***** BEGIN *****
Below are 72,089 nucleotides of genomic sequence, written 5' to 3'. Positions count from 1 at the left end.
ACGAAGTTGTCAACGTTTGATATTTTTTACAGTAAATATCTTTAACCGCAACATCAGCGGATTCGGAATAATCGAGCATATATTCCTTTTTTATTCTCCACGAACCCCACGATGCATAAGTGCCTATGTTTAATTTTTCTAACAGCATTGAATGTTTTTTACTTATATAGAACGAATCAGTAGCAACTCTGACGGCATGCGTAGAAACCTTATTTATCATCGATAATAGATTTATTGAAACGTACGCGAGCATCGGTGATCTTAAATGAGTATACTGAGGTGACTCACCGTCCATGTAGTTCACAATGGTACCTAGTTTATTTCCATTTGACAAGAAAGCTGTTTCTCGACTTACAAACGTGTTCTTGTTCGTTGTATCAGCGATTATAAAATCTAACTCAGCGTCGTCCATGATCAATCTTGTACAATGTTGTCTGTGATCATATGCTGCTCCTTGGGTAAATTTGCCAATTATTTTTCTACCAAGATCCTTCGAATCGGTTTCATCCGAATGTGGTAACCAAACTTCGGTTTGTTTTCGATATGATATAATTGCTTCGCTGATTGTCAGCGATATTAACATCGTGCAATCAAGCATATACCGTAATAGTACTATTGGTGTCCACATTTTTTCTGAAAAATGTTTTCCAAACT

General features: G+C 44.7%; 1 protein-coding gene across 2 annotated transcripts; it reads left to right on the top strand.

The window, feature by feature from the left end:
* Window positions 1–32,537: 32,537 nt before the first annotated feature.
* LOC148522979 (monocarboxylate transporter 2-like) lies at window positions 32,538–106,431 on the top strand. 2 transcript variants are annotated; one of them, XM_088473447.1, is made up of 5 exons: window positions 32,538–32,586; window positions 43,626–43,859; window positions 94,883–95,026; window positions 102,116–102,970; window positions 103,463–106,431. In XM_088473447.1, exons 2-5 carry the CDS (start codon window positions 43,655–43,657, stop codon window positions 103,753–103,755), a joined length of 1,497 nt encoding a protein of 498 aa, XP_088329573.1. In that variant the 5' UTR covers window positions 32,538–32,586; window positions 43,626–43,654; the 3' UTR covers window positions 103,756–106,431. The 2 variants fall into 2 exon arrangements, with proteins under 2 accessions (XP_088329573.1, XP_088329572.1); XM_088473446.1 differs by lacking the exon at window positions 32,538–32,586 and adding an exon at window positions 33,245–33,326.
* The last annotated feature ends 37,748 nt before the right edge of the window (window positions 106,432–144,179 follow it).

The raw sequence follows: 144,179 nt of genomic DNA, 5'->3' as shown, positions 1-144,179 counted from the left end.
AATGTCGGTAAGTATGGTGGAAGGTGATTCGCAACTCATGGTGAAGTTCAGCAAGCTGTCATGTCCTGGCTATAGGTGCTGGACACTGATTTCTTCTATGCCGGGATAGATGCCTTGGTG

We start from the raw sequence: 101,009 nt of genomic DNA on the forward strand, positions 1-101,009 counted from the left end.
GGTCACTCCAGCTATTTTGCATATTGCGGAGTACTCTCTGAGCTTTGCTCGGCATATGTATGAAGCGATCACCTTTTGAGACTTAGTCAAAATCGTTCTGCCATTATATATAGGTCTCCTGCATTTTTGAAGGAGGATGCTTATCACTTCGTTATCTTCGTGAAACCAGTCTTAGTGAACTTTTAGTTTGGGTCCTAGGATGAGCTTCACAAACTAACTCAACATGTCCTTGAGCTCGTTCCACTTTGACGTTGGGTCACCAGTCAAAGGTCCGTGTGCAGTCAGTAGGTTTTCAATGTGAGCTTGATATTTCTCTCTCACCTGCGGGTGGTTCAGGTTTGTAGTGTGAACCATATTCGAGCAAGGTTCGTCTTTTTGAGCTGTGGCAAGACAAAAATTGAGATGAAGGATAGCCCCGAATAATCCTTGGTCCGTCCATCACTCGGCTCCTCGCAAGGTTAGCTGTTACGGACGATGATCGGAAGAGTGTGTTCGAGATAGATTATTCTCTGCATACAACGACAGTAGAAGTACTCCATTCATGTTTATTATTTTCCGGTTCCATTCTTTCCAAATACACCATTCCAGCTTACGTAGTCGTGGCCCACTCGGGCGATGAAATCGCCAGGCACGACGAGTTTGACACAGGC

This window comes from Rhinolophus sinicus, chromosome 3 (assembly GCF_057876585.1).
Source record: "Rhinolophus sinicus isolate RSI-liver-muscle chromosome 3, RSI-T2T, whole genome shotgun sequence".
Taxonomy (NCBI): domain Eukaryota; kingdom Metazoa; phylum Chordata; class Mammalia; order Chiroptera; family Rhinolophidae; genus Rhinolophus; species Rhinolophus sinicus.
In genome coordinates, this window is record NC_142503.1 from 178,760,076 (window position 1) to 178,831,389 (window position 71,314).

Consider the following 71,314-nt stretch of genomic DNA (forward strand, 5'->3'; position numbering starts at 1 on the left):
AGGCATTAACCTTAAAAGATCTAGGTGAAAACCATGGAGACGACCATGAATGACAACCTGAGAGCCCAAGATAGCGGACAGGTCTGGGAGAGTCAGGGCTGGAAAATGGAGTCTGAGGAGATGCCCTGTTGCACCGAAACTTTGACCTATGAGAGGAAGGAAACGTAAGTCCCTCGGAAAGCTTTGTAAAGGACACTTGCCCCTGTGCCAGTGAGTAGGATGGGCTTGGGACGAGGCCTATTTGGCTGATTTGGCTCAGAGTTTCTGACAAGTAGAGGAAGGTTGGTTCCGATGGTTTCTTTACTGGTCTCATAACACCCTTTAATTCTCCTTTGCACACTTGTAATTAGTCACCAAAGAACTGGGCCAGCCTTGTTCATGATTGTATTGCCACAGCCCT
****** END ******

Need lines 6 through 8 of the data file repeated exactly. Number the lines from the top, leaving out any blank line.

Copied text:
* LOC148522979 (monocarboxylate transporter 2-like) lies at window positions 32,538–106,431 on the top strand. 2 transcript variants are annotated; one of them, XM_088473447.1, is made up of 5 exons: window positions 32,538–32,586; window positions 43,626–43,859; window positions 94,883–95,026; window positions 102,116–102,970; window positions 103,463–106,431. In XM_088473447.1, exons 2-5 carry the CDS (start codon window positions 43,655–43,657, stop codon window positions 103,753–103,755), a joined length of 1,497 nt encoding a protein of 498 aa, XP_088329573.1. In that variant the 5' UTR covers window positions 32,538–32,586; window positions 43,626–43,654; the 3' UTR covers window positions 103,756–106,431. The 2 variants fall into 2 exon arrangements, with proteins under 2 accessions (XP_088329573.1, XP_088329572.1); XM_088473446.1 differs by lacking the exon at window positions 32,538–32,586 and adding an exon at window positions 33,245–33,326.
* The last annotated feature ends 37,748 nt before the right edge of the window (window positions 106,432–144,179 follow it).

The raw sequence follows: 144,179 nt of genomic DNA, 5'->3' as shown, positions 1-144,179 counted from the left end.